you could live in defeat out of ignorance.
And I find in my counseling many times people don’t even know.
Don’t even know that the Bible says – put off all bitterness
They don’t even know — that — they thought bitterness was a way of life
They didn’t know that we are to give thanks in everything
We need to know what the Bible says
So we need to know all what the Bible says
You need to constantly be searching Scripture — to find out what is truth and correct your wrong thinking.
— Reuben Ewert — “Digging Another Well”
Here Stephen Davey repeatedly drives home the same point — Jesus is the Counselor of Isaiah 9:6 – who hears/understands and can fix the problems in our lives. He goes at it different ways using different words!
Jesus Christ, the Counselor, has never once had to amend His words or modify His counsel; He has never reversed, adjusted, or altered His guidance.
Go to Him!
William Jennings wrote, nearly a hundred years ago, Can we do anything other than fall at His feet and cry adoringly, “In Thy fathomless wisdom Thou art well named Counselor.”
One thing that we all have in common is that we are in need of good advice about something. We try to go to people for advice that we assume do not need advice about the same issue, right?!
Imagine me taking my pickup truck to a mechanic and saying, “Listen, I’ve got this rumbling noise. I’m not talking about the muffler, that’s been loose for three months and I’m ignoring it, it’s something different. Listen.” We go to my truck, start it up, raise the hood, put our heads underneath, and he says, “I hear it too.”
“Great!” I exclaim.
The first step to getting your automobile fixed, and often the hardest step, is for it to mess up in front of the mechanic!
He says, “I hear it!”
However, what if he were to say, “You know, Stephen, my truck’s been doing the same thing. C’mon over here and listen.”
He then fires up his truck, raises the hood and, indeed, his truck is making the same rumbling sound. He says, “I can’t figure it out. What do you think the problem is?”
“I do not know what the problem is. I am the one with the problem and I came to you to fix it!”
Do you think I would leave my truck in his hands? Not on your life. If he cannot fix his own truck, he surely cannot fix mine!
Imagine going to a Christian counselor about a difficulty in your marriage and, before you get started, he says, “Listen, before we get to your marriage problems, I’ve got a problem in my relationship with my wife that I need your advice on. Let me tell you about it.”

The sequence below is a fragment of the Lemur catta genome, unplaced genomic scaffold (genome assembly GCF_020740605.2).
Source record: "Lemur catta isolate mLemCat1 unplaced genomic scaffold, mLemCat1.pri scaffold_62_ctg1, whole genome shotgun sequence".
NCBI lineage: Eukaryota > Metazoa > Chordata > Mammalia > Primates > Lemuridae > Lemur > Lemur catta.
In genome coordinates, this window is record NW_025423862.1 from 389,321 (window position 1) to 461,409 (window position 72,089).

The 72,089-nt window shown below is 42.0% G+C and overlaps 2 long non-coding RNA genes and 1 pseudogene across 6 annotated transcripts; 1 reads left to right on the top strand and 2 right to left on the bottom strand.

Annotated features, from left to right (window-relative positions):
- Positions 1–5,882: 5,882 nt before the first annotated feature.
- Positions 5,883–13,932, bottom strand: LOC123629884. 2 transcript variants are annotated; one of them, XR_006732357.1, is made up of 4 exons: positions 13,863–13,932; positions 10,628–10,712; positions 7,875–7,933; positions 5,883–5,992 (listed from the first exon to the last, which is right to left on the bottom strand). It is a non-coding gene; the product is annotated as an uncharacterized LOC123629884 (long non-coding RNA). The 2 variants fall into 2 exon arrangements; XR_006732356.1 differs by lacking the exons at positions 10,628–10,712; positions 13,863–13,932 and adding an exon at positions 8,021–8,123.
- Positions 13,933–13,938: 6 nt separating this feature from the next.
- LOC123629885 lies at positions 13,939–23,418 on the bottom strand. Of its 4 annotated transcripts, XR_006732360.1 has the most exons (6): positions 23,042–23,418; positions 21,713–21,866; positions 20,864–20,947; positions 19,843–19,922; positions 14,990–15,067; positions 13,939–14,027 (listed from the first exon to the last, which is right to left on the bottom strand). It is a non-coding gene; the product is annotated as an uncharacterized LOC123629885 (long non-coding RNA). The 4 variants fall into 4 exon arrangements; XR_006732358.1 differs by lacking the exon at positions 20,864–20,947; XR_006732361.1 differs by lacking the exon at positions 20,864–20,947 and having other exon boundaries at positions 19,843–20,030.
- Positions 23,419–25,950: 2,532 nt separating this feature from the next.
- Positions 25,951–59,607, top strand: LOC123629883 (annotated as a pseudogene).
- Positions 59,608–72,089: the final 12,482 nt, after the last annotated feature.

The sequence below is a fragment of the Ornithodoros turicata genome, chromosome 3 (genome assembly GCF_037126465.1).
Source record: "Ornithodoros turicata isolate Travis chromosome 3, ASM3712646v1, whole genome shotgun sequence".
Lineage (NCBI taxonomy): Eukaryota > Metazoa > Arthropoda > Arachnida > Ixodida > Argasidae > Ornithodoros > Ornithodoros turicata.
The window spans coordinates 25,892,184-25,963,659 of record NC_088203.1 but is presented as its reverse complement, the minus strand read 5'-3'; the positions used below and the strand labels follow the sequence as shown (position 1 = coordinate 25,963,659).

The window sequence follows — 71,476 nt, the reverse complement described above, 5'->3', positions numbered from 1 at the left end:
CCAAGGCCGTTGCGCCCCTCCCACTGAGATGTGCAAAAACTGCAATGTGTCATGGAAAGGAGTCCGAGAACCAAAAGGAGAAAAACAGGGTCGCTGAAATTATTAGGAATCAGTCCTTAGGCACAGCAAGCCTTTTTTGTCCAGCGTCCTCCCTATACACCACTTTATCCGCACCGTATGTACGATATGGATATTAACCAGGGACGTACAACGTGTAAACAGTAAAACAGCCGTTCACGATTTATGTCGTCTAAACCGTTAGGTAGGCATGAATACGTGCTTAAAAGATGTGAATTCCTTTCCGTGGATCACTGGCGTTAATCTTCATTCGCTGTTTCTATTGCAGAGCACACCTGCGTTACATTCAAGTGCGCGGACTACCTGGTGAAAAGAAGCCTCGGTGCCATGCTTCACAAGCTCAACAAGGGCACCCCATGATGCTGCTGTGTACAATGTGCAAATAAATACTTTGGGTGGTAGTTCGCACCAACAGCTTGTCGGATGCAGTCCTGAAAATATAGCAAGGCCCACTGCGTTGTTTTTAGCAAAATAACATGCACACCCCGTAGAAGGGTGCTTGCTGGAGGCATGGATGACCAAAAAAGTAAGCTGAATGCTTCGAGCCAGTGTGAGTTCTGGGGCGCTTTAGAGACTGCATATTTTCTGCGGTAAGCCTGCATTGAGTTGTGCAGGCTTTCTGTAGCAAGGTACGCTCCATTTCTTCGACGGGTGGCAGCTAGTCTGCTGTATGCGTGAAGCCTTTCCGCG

Would you be interested in going to a counselor who has your problem and cannot seem to fix it?
Jesus Christ is the only Counselor you will ever go to who will never need your advice. Isn’t that a wonderful thought!
Paul wrote in Romans, chapter 11, verse 34,
For who has known the mind of the Lord, or who became His counselor? Jesus is:
• infinitely wise, so He already knows all the details;
• omnipresent, so He knows all the extenuating circumstances and conditions;
• omniscient, so He knows your need, your heart, your desires, your sin, your difficulty and your own contribution to the problem, and everything else about your situation;
• omnipotent, so He not only gives perfect counsel, but He empowers the counselee to be able to obey His advice. Human counsel cannot empower. Divine counsel can, not only counsel, but empower you to apply the remedy.
[Note: This is Davey’s Vertical Formatting, not mine]
He is Wonderful. He is Counselor.
* “The distinction [between speaking and writing] is transparent, they might say. Speech uses the transmitting medium of ‘phonic substance’, typically air-pressure movements produced by the vocal organs, whereas writing uses the transmitting medium of ‘graphic substance’, typically marks on a surface made by a hand using an implement. ” link
** When a speaker gets “theological” or “technical,” the need for repetition and restatement is even more necessary.
*** The public speaker can correct themselves, immediately. Writers have to come out with a new or updated edition to change or correct mistakes in spelling or in the wording to best communicate that thought.